Compression stockings and bandages are usually the main choice for treating vein problems without operating. Here you can find out exactly how compression therapy works and what you should look out for.
How does compression therapy work?
The principle is very simple: the walls of your veins are pressed closer together by the compression. This additional pressure stimulates your blood circulation because your blood can be better pumped upwards from the lower extremities. At the same time, if your venous valves can no longer close sufficiently, the compression prevents reflux and thereby the accumulation of fluids in your legs.
There are several options for creating this external pressure:
- Compression bandage: a phlebological compression bandage is applied after operations for severely swollen legs or for preventing thrombosis. The pressure on the tissue from the bandages stimulates your blood flow. This is because your veins get support from outside from the bandage and can better pump your blood upwards towards your heart. The downside with a compression bandage: it cannot be applied by the patient, only by trained specialists.
- Compressions stockings: the simplest variant is compression stockings, which every vein patient can put on by themselves. Pressure is divided into several compression levels. There are stockings in various lengths for lower leg, thigh or the whole leg, depending on which area particularly needs to be supported. Medical compression stockings should not be confused with support stockings. The latter provide only light pressure which is not enough for therapeutic purposes.
- Intermittent compression: intermittent compression is somewhat more elaborate, as the patient has leg cuffs attached in which air pressure is pumped at short intervals from a compressor. This pressure can be precisely regulated and can be intensified as required. Intermittent compression is predominantly used by patients who are confined to bed and who have difficulty moving.
An important part of compression therapy is always movement: a bandage or stockings on their own do not help a lot if the muscle pump is not activated by leg movement.
When is compression therapy used?
A whole range of venous diseases can be treated with compression therapy.
- Weak veins:(chronic venous insufficiency)
- Varicose veins (varices)
- Water in the legs
- Vein thrombosis
- Vein inflammation
- Open leg (Ulcus cruris)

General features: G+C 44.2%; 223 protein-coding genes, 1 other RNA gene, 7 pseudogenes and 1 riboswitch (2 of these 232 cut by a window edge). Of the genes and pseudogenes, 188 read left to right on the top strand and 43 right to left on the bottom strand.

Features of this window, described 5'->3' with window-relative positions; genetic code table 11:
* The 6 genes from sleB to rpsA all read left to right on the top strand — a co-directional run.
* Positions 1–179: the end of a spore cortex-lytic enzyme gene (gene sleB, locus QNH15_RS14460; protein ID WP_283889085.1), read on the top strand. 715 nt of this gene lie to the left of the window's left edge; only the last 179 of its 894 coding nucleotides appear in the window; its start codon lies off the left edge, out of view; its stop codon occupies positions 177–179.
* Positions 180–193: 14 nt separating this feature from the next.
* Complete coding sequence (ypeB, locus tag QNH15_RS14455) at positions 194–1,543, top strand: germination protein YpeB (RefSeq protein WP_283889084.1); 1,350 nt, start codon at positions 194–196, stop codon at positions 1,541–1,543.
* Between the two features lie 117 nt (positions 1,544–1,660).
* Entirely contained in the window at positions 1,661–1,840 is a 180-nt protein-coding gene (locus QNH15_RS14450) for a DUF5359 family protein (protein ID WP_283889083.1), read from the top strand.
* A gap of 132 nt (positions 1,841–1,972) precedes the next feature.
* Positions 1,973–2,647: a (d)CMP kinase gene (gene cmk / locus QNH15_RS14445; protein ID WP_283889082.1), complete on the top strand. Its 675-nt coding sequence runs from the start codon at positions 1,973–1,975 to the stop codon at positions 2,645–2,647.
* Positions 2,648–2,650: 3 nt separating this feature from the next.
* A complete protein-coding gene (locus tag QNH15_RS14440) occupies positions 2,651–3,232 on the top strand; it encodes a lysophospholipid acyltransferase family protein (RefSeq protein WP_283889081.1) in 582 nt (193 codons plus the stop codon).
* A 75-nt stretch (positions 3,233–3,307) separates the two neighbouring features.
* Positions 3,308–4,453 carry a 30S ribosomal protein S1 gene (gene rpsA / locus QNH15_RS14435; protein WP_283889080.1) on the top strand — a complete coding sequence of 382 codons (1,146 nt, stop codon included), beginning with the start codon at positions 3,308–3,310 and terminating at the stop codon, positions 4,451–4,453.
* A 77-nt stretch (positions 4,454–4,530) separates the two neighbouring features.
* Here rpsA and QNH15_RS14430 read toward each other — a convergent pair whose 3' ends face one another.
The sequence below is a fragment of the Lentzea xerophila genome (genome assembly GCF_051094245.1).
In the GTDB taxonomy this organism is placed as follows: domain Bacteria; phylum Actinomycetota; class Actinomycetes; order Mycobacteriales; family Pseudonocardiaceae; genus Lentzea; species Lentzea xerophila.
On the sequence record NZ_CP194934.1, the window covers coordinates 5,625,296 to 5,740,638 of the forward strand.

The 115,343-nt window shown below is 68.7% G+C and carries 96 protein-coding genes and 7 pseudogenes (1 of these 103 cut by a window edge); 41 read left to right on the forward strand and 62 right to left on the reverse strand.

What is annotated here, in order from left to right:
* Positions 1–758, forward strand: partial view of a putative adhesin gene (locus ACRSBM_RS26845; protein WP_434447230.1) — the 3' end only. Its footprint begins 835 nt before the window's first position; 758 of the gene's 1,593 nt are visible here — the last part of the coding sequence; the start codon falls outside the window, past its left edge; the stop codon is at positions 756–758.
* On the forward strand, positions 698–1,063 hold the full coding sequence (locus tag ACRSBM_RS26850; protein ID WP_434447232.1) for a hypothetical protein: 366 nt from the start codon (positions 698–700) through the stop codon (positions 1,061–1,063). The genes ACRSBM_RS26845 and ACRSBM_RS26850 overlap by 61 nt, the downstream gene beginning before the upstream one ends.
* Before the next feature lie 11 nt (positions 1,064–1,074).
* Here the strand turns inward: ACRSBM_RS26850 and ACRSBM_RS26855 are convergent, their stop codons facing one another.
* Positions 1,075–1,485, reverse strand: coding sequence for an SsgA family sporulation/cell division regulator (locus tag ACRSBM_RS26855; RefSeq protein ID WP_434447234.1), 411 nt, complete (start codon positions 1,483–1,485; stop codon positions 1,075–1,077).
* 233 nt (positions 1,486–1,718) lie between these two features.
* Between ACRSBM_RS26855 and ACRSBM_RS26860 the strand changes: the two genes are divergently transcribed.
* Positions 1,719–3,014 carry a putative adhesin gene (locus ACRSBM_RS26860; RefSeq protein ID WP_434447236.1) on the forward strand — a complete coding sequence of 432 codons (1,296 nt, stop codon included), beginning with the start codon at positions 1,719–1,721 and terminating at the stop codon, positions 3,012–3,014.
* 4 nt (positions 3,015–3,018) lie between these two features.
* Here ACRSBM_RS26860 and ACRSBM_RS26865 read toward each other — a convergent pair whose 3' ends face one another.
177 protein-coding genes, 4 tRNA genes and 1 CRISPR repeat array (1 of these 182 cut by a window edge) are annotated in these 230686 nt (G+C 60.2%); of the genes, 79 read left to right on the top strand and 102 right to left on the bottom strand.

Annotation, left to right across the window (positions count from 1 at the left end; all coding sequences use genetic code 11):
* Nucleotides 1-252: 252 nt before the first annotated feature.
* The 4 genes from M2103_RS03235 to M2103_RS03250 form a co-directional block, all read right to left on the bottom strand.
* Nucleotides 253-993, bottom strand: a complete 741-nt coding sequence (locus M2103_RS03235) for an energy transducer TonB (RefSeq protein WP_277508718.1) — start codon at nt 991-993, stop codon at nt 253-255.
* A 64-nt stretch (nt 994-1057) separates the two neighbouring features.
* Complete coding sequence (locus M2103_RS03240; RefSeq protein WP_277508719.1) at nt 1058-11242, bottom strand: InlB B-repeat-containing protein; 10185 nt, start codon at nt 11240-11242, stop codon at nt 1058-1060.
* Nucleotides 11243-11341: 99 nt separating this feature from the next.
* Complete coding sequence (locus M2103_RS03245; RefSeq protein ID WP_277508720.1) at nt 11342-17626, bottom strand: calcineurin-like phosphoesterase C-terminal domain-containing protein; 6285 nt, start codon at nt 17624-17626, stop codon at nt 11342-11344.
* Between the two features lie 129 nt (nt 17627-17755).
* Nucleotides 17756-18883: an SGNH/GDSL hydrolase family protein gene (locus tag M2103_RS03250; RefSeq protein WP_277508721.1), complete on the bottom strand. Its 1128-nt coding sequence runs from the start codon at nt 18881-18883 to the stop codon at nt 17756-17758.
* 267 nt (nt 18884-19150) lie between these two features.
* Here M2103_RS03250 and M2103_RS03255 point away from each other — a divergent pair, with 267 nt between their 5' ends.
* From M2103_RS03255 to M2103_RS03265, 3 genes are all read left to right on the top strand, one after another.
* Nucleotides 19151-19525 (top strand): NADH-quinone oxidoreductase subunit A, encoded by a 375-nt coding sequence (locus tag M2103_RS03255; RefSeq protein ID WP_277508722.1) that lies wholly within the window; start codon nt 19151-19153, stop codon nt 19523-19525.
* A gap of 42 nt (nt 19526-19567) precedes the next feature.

Compression stocking can also be worn as a precaution if spider veins or venous diseases occur in the family. They also serve to prevent thrombosis after operations or on long-haul flights, when there is not enough opportunity to move over a longer period of time. Quite often, compression therapy is combined with other methods of treatment which support blood flow.
Compression therapy should not be used, however, for peripheral artery disease (PAD). Although the symptoms are similar to those of a venous disease, the root cause here is an increasing closure of the arteries, which must be treated differently.
How long each day do you have to wear compression stockings?
Basically, your doctor decides on the length of the therapy with compression stockings. In most vein diseases, like chronic venous insufficiency, the stockings have to be worn as much as possible every day for life, preferably from dawn until dusk. The therapy is usually temporary when treating acute venous ailments or after an operation.
Why shouldn’t you wear compression stockings at night?
Normally, your leg veins do not need support at night, because blood does not collect in your legs at night time and the return flow functions without any problem. In addition to that, your skin also needs a break to breathe. Your skin is allowed to regenerate at night after you have worn the stockings tightly against it during the day.
The exception is a compression therapy after an operation. In this case, it may be necessary to keep the compression stockings on for one to three nights.
Do compression stockings have side effects?
If the compression stockings have been customised, you do not have to fear any side effects. Indeed, it is the opposite: after an initial acclimatisation period the pressure is found to be a pleasant experience. However, badly-fitted or unsuitable stockings can actually cause symptoms such as tingling or pressure pains, which should be clarified with the doctor in charge.
Occasionally, there can be an allergic skin reaction to the material. Dry, flaky skin and itching more frequently occur due to wearing the stockings for long periods. These conditions can be easy cleared with special skin care.
Support your blood flow with Veno SL® 300
Alongside adequate fluid intake, preferably with water or unsweetened tea, you can also support the fluidity of your blood with Veno SL® 300 (Mandatory information – in German). Troxerutin, the active ingredient which it contains, stabilises your blood vessels if taken regularly and also counteracts the development of oedemas.